I travel frequently and have friends scattered throughout the country. I usually do a bad job of keeping track of who is where, who has moved, etc.
Last week I was in Boston. As I headed out to dinner, I updated my Facebook status:
Later that night, I got a Facebook message from a friend I haven’t seen since high school. He lives in Cambridge and wanted to get together.
Unfortunately, the message arrived after I had gotten back to my hotel.
This almost-connection was facilitated by Facebook’s social graph and status updates. Next time I’m in Boston, I know to look Chike up. Twitter, Jaiku (acquired by Google) and Pownce can be used in the same way. But none of them know geography; they require that someone look at the message and determine that Cambridge is nearby. A friend who lives in Los Angeles is just as likely to see that message as someone in Cambridge.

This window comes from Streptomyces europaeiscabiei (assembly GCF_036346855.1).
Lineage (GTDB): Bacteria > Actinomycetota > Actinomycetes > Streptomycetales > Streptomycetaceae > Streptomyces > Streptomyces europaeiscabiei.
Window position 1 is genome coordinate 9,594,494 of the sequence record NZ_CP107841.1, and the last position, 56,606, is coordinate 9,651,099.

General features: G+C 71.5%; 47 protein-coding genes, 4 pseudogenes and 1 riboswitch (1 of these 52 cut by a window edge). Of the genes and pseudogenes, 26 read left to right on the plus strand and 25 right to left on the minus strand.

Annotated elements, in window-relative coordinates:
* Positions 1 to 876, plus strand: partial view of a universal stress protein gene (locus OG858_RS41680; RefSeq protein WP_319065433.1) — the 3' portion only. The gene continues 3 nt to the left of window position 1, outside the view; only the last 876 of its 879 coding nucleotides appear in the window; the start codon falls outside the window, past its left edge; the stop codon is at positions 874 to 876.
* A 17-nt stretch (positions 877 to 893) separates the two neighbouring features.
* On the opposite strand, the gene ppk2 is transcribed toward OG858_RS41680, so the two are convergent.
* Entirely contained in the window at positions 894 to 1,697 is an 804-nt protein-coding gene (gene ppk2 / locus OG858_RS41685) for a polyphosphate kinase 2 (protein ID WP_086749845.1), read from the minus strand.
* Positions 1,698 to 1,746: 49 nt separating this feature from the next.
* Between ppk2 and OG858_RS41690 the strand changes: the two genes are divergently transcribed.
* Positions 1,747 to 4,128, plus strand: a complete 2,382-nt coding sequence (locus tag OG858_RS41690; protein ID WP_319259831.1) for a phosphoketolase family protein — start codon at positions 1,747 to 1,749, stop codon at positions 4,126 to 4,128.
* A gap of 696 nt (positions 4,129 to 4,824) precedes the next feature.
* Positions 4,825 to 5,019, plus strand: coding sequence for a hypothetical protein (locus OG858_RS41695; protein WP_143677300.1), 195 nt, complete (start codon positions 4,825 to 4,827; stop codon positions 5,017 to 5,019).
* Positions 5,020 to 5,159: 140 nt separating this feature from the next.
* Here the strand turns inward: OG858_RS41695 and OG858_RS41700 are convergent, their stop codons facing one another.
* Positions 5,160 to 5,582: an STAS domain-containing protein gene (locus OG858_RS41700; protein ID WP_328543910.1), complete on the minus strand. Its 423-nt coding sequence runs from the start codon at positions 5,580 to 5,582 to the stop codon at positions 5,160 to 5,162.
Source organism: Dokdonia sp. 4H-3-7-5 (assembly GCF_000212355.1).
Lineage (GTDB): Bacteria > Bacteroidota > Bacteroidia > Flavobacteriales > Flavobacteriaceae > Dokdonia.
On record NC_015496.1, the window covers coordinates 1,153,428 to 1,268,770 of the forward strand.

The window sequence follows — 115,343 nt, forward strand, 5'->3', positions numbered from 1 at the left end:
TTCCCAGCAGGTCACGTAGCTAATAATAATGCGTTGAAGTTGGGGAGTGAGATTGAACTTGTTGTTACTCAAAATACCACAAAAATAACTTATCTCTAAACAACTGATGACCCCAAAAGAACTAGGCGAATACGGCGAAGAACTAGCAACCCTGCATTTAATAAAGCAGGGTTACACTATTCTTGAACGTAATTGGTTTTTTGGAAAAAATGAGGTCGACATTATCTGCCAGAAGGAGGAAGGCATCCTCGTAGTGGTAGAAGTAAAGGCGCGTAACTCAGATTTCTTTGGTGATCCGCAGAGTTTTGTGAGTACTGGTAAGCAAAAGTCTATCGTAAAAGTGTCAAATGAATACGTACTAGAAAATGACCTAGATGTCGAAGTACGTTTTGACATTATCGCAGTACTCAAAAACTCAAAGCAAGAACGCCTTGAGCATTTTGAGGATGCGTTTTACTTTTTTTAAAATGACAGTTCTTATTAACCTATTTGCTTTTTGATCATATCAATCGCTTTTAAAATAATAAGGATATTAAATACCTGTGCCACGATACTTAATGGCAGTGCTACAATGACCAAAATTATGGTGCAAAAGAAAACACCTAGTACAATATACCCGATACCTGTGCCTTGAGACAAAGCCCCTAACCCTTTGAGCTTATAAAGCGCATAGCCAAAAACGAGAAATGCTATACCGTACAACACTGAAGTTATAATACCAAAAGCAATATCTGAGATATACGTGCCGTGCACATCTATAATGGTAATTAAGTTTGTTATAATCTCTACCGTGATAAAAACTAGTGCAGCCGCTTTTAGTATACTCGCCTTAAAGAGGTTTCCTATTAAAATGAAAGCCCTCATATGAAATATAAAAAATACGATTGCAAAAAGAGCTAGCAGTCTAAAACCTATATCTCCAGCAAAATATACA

There are a number of companies trying to turn that missed connection into an actual connection. Among them are Loopt, uLocate and Whrrl. Google purchased a pioneer in the field — Dodgeball — but hasn’t done much with it. (Dodgeball’s founders very publicly left Google, complaining that they couldn’t get engineering resources.)
Although the details vary based on site, you can publish your location from the Web or a cell phone. You can also see where your friends are on a map. I could have checked a map before I headed to Cambridge to see which of my friends were nearby. Some services will even alert you when a friend is nearby.
Disclosure: I have a consulting relationship with uLocate.